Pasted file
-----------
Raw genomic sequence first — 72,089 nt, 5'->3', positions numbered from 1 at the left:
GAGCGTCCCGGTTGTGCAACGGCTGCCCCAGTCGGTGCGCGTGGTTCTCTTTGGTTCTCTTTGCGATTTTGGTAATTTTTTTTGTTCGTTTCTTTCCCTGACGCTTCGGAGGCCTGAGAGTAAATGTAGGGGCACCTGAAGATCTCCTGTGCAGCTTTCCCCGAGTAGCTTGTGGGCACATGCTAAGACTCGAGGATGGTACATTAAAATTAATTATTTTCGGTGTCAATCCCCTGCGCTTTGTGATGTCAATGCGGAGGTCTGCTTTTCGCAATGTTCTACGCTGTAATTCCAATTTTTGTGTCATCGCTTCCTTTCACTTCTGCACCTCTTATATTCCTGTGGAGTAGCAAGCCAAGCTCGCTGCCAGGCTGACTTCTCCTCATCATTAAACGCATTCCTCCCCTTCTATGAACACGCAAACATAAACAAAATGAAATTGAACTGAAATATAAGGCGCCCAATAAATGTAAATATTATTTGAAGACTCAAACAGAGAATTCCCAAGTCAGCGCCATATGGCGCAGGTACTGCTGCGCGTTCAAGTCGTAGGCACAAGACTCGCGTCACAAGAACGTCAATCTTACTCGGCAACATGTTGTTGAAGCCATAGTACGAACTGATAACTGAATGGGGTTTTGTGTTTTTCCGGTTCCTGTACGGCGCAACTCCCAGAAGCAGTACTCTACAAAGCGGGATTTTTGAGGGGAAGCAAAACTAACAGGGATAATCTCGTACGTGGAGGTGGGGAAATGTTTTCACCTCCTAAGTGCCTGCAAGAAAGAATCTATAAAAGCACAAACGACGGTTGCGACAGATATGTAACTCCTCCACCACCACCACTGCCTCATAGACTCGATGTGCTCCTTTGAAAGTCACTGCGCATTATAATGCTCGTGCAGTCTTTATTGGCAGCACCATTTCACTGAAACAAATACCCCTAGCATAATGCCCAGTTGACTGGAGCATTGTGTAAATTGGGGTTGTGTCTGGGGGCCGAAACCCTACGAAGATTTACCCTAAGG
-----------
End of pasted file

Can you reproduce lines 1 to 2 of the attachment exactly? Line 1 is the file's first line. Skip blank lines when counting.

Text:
Raw genomic sequence first — 72,089 nt, 5'->3', positions numbered from 1 at the left:
GAGCGTCCCGGTTGTGCAACGGCTGCCCCAGTCGGTGCGCGTGGTTCTCTTTGGTTCTCTTTGCGATTTTGGTAATTTTTTTTGTTCGTTTCTTTCCCTGACGCTTCGGAGGCCTGAGAGTAAATGTAGGGGCACCTGAAGATCTCCTGTGCAGCTTTCCCCGAGTAGCTTGTGGGCACATGCTAAGACTCGAGGATGGTACATTAAAATTAATTATTTTCGGTGTCAATCCCCTGCGCTTTGTGATGTCAATGCGGAGGTCTGCTTTTCGCAATGTTCTACGCTGTAATTCCAATTTTTGTGTCATCGCTTCCTTTCACTTCTGCACCTCTTATATTCCTGTGGAGTAGCAAGCCAAGCTCGCTGCCAGGCTGACTTCTCCTCATCATTAAACGCATTCCTCCCCTTCTATGAACACGCAAACATAAACAAAATGAAATTGAACTGAAATATAAGGCGCCCAATAAATGTAAATATTATTTGAAGACTCAAACAGAGAATTCCCAAGTCAGCGCCATATGGCGCAGGTACTGCTGCGCGTTCAAGTCGTAGGCACAAGACTCGCGTCACAAGAACGTCAATCTTACTCGGCAACATGTTGTTGAAGCCATAGTACGAACTGATAACTGAATGGGGTTTTGTGTTTTTCCGGTTCCTGTACGGCGCAACTCCCAGAAGCAGTACTCTACAAAGCGGGATTTTTGAGGGGAAGCAAAACTAACAGGGATAATCTCGTACGTGGAGGTGGGGAAATGTTTTCACCTCCTAAGTGCCTGCAAGAAAGAATCTATAAAAGCACAAACGACGGTTGCGACAGATATGTAACTCCTCCACCACCACCACTGCCTCATAGACTCGATGTGCTCCTTTGAAAGTCACTGCGCATTATAATGCTCGTGCAGTCTTTATTGGCAGCACCATTTCACTGAAACAAATACCCCTAGCATAATGCCCAGTTGACTGGAGCATTGTGTAAATTGGGGTTGTGTCTGGGGGCCGAAACCCTACGAAGATTTACCCTAAGG